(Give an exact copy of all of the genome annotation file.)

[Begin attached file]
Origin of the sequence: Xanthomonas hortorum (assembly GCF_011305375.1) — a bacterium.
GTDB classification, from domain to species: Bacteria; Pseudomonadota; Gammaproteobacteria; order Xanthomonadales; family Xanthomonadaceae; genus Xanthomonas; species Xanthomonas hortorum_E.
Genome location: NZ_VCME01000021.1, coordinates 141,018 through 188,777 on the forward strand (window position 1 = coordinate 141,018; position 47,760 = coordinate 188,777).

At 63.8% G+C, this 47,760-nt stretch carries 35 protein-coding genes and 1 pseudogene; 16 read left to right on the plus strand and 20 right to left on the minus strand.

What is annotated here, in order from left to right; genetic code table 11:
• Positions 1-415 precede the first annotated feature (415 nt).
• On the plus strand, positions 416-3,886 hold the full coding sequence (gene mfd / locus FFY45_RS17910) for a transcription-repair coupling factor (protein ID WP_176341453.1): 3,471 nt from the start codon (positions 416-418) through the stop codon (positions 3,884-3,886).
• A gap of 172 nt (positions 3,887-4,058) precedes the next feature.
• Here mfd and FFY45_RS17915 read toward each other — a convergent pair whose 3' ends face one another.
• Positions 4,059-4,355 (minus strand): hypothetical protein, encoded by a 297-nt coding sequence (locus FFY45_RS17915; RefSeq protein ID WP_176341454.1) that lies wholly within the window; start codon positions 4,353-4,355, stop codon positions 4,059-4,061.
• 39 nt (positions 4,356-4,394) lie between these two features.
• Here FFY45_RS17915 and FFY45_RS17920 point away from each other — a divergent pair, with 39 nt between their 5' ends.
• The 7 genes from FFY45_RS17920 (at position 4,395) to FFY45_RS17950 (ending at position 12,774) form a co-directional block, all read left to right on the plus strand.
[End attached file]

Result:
Origin of the sequence: Xanthomonas hortorum (assembly GCF_011305375.1) — a bacterium.
GTDB classification, from domain to species: Bacteria; Pseudomonadota; Gammaproteobacteria; order Xanthomonadales; family Xanthomonadaceae; genus Xanthomonas; species Xanthomonas hortorum_E.
Genome location: NZ_VCME01000021.1, coordinates 141,018 through 188,777 on the forward strand (window position 1 = coordinate 141,018; position 47,760 = coordinate 188,777).

At 63.8% G+C, this 47,760-nt stretch carries 35 protein-coding genes and 1 pseudogene; 16 read left to right on the plus strand and 20 right to left on the minus strand.

What is annotated here, in order from left to right; genetic code table 11:
• Positions 1-415 precede the first annotated feature (415 nt).
• On the plus strand, positions 416-3,886 hold the full coding sequence (gene mfd / locus FFY45_RS17910) for a transcription-repair coupling factor (protein ID WP_176341453.1): 3,471 nt from the start codon (positions 416-418) through the stop codon (positions 3,884-3,886).
• A gap of 172 nt (positions 3,887-4,058) precedes the next feature.
• Here mfd and FFY45_RS17915 read toward each other — a convergent pair whose 3' ends face one another.
• Positions 4,059-4,355 (minus strand): hypothetical protein, encoded by a 297-nt coding sequence (locus FFY45_RS17915; RefSeq protein ID WP_176341454.1) that lies wholly within the window; start codon positions 4,353-4,355, stop codon positions 4,059-4,061.
• 39 nt (positions 4,356-4,394) lie between these two features.
• Here FFY45_RS17915 and FFY45_RS17920 point away from each other — a divergent pair, with 39 nt between their 5' ends.
• The 7 genes from FFY45_RS17920 (at position 4,395) to FFY45_RS17950 (ending at position 12,774) form a co-directional block, all read left to right on the plus strand.